Answering Big Questions = Critical Thinking on Steroids

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Big Questions are great tools to organize courses and units. Regardless of how we end up using them, sooner or later reality demands that students find some answers!  And here’s where the real work begins.

Consider the challenge this way:  to answer a Big Question well students must not only remember what they have learned, but they must connect that learning with the question in a way that shows deep understanding and an ability to construct an argument to solve an intellectual problem. Sounds like critical thinking on steroids.

Here are a few example responses from a student in my AP government class. (Wait! Disclaimer!  “Yes” this is an exceptional example and “No” most of my students aren’t able to think this clearly and write this well!). But disclaimer aside, the responses here can help us get a clearer picture of what we are looking for.

Is popular sovereignty a reality or an illusion?

Connection to our Campaigns and Elections unit…

Student Response:  The Electoral College may be an effective argument for the fact that popular sovereignty may be an illusion. One may look to the 2016 election. In order to win the presidential election, one must win a certain number of electors, who cast their votePeoplePower in favor for that candidate depending on the popular vote of the state. Although Donald Trump may have won the Electoral Vote, Clinton won the popular vote by a few million, bolstered by the strong support in states such as California, Illinois, and New York. Since candidate Clinton lost the presidential election, despite winning the popular vote by a significant margin, one might consider that popular sovereignty might be more of an illusion, or at least convoluted, than what our people like to say. Or others might argue that the electoral college is a form of popular votes by the states, as the candidate needs to appeal to a wide range of voters in order to succeed.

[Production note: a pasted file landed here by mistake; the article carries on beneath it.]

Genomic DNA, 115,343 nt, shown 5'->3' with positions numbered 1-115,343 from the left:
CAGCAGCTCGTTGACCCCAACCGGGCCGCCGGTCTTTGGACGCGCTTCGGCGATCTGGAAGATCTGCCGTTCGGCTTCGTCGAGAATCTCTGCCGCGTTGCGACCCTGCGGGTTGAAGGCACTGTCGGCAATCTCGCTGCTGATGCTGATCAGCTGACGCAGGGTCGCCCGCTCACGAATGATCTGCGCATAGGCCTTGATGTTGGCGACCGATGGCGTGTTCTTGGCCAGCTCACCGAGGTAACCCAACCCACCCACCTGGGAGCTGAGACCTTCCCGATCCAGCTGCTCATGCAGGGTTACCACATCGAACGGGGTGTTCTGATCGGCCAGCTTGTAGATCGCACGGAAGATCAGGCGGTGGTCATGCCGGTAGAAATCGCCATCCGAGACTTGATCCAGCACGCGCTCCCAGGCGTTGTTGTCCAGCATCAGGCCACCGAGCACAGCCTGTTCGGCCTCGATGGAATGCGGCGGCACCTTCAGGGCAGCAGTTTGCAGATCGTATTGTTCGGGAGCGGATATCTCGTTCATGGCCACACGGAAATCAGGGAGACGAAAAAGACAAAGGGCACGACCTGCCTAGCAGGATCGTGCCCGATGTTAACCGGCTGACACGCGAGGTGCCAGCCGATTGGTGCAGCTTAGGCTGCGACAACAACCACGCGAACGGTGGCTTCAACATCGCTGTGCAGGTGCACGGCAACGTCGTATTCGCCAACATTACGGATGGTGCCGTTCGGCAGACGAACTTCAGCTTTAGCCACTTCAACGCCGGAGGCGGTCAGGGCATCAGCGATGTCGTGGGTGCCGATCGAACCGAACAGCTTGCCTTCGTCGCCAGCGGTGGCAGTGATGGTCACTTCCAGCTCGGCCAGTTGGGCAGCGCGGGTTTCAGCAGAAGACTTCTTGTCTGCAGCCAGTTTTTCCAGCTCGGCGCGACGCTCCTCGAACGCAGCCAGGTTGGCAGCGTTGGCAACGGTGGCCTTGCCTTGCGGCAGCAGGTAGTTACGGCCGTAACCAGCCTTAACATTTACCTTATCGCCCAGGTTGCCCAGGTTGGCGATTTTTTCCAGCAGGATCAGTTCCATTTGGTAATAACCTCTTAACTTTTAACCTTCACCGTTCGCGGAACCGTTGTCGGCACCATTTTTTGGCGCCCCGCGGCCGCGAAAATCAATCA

Connection to our Judiciary unit…

Student Response:  The appointment of judges is somewhat contrary to popular sovereignty. A president must nominate a judge, and that nominee must pass a majority of the senate. WhileThe Roberts Court, 2017 the public might be able to mail their senators and try to sway their vote, the will of the people has a diminished effect on this process. In addition, only impeachment, death, or retirement can bring these judges out of office; the populace can’t vote them out. One might argue that popular sovereignty has no effect in this regard because of these listed reasons. Yet this appears to be intentional by the Framers. If judges could be elected, they would interpret the law according to the people’s will to stay in office, rather than what they would regard as the truth. Although it is an illusion, perhaps it is better that way in this instance.

Notice:

  1. The content of the course is still important but now it’s being used to serve a larger purpose (answering a provocative question).
  2. Valuable skills are in full force- analyzing, connecting and making arguments.
  3. Learning is expressed across units, instead of being confined within them.
  4. It’s actually more interesting to read because the teacher is getting an insight into what concepts stuck during instruction. This is valuable feedback.

This student has demonstrated a deep understanding of the popular sovereignty theme. For other students who may have missed these connections, it’s not the end of the game. There will be several other opportunities in subsequent units to revisit the theme in a new setting, and that provides a fresh opportunity to make a connection. Herein lies the beauty of Big Questions: they provide a recursive learning experience. If you don’t get it the first time, try, try again!

Government teachers: Can you think of any other areas of government content which could connect to this Big Question?  Or how about other government big questions from a previous post.?